:: Volume 13, Issue 1 (Spring 2018) ::
2018, 13(1): 85-94 Back to browse issues page
Evaluation of In Vitro Lipid and Carotenoid Synthesis by Yeast, Rhodosporidium Diobovatum
N Nasirian , D Levin
Islamic Azad University-Shoushtar Branch
Abstract:   (729 Views)

Background and Objectives: Recently, lipid and carotenoid synthesis by microorganism has been considered as the alternative method to the conventional animal and plant based resources. This study is focused on the ability of in vitro synthesis of these high-value products using Rhodosporidium diobovatum yeast.
Materials & Methods: Rate of biomass production, lipid and carotenoid content, were investigated for cell cultures in nitrogen-limiting medium containing glucose (217 mM) or glycerol (434 mM) during a five-day period of post inoculation (pi). The experiments were carried out at 30 °C and 150 rpm.
Results: Regarding the biomass yield (g dcw/g carbon consumed), no significant variation (5% probability) was observed in glucose (0.72±0.01) and glycerol (0.73±0.03) cell cultures after 120 h, but the glucose cultures synthesized more significant content of lipid at different time-points, and reached to a slightly greater amounts of lipid (46.29 ± 0.92 % dcw) than the glycerol cultures (44.57 ± 0.49 % dcw) at 120 h. In addition, the quantity of carotenoid production in glucose cultures was higher than those in glycerol cultures at 120 h pi (1987 ± 249 µg/L, versus 1758 ± 15 µg/L, respectively). Glucose grown cells produced 5.11% of mono-unsaturated fatty acid (MUFA) and 3.7% of poly-unsaturated fatty acid (PUFA) more than those in glycerol fed cultures, whereas the saturated fatty acid (SFA) were synthesized 8.21% more in the glycerol cultures.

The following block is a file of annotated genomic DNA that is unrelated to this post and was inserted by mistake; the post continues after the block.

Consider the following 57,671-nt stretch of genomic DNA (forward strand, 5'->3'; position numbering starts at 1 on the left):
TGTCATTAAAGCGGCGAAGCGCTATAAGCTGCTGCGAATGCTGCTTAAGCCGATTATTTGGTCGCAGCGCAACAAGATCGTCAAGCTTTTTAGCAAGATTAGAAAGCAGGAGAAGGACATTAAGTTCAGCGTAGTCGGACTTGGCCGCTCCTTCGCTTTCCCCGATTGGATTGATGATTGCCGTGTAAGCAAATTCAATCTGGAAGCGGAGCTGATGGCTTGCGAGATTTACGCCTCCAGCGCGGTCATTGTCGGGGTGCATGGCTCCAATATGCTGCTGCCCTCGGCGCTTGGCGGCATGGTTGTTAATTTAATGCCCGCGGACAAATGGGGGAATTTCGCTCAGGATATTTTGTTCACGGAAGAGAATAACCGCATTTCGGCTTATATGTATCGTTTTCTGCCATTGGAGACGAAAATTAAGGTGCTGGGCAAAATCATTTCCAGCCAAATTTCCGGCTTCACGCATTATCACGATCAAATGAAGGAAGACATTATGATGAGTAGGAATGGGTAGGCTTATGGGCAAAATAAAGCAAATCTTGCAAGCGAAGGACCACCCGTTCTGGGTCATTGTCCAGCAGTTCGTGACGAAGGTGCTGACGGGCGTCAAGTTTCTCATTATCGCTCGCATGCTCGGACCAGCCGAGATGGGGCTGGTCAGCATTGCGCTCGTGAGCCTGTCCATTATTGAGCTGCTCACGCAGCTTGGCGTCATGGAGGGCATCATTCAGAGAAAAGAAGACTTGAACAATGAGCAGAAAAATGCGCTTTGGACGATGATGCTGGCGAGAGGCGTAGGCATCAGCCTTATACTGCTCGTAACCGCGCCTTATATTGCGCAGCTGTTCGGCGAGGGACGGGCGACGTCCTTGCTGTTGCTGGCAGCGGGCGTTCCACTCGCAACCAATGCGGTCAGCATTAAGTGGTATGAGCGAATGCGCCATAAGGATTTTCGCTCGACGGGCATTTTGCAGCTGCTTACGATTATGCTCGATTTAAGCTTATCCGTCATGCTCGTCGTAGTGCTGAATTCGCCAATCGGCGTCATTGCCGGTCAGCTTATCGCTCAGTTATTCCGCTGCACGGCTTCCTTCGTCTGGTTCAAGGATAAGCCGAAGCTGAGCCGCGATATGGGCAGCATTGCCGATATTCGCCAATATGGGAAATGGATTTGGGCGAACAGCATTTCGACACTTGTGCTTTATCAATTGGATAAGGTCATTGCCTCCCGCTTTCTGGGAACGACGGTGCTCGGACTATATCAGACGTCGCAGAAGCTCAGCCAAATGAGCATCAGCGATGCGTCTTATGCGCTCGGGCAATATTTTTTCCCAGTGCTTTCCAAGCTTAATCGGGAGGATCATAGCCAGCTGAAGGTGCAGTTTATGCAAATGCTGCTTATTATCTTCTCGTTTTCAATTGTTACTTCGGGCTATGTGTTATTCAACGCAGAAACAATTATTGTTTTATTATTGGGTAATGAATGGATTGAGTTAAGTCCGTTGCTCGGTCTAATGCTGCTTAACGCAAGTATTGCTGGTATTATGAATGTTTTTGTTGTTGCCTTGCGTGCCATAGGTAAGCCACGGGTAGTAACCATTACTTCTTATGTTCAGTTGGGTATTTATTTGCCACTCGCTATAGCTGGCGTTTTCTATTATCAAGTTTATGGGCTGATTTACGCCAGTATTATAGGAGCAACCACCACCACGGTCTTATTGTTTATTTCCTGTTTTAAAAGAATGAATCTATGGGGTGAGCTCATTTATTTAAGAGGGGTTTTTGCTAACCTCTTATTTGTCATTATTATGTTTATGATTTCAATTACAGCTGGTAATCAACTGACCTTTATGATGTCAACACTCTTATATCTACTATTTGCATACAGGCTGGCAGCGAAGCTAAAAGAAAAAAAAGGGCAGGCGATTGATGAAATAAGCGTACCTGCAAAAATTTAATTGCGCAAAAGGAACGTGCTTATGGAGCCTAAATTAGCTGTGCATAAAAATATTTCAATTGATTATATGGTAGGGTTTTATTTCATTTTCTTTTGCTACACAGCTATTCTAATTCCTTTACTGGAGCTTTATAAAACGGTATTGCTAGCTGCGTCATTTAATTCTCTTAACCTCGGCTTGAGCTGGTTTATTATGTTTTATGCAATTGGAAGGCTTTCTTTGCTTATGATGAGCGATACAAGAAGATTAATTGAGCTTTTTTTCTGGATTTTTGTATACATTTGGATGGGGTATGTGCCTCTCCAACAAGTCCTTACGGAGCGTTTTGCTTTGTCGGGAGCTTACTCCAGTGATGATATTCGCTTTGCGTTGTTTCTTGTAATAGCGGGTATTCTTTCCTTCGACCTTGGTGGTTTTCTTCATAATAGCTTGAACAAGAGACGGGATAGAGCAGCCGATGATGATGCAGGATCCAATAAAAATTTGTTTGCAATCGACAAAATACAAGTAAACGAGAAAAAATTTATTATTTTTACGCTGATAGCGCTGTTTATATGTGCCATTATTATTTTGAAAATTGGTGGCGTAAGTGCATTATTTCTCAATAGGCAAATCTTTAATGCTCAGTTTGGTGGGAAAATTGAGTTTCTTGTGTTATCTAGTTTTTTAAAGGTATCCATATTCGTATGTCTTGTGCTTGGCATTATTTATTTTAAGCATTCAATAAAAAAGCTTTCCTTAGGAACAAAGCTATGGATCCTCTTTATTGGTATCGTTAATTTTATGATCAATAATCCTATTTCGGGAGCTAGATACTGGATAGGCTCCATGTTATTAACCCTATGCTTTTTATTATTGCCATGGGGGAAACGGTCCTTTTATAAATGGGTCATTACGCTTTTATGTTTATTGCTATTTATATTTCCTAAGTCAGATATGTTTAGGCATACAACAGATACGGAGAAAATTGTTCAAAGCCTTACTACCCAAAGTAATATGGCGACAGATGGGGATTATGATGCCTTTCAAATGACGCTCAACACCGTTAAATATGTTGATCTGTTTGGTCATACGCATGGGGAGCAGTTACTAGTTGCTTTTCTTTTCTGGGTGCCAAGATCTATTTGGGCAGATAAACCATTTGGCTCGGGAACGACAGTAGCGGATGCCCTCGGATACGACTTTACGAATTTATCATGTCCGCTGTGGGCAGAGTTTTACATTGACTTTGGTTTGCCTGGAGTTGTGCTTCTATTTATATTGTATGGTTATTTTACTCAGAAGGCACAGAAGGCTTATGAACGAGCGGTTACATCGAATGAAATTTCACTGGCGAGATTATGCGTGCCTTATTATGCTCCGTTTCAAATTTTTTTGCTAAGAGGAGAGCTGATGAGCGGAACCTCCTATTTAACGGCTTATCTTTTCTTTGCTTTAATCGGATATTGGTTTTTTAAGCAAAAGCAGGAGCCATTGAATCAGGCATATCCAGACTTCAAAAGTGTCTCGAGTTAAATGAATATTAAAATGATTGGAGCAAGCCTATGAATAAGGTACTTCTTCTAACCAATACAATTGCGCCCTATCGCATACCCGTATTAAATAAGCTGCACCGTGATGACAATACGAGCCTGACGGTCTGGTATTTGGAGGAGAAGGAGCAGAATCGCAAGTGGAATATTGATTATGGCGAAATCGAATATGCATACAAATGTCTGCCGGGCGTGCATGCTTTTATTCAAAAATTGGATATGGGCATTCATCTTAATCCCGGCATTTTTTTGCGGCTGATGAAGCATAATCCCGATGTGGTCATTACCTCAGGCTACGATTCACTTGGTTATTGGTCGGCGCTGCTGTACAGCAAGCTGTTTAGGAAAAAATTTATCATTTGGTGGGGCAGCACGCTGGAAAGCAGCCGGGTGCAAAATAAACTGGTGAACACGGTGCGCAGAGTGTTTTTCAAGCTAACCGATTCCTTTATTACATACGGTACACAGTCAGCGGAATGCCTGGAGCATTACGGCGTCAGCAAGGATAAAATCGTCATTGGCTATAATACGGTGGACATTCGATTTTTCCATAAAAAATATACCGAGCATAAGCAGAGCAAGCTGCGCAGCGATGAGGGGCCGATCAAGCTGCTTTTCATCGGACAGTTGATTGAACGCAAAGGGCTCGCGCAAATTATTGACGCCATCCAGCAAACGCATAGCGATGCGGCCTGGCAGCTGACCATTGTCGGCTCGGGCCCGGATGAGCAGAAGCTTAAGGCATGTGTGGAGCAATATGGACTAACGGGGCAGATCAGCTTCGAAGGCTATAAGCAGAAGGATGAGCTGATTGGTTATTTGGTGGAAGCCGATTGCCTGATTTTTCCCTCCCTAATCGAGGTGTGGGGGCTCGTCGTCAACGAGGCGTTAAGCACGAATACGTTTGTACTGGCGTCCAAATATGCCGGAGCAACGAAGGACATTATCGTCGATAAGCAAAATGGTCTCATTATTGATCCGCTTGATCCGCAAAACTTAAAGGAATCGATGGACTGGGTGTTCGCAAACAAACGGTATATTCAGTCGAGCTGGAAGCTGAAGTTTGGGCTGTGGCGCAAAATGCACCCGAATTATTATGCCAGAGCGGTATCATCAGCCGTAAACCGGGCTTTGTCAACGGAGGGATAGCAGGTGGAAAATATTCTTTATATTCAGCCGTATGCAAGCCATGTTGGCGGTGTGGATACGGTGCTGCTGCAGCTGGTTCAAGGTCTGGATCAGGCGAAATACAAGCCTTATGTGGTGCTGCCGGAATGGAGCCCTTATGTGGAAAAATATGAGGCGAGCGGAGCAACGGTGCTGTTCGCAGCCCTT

Conclusion: The study shows extensive accumulation of neutral lipids and carotenoid, and suggests that R. diobovatum could be an effective strain for production of feedstock for food, fuel and bio industries from various substrates. 

Keywords: Biomass, Carotenoid, Lipid, Rhodosporidium diobovatum, Fatty acid
Full-Text [PDF 1628 kb]   (289 Downloads)    
Type of Study: Research | Subject: Food Science
Received: 2017/03/30 | Accepted: 2017/07/30 | Published: 2018/04/21

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Volume 13, Issue 1 (Spring 2018) Back to browse issues page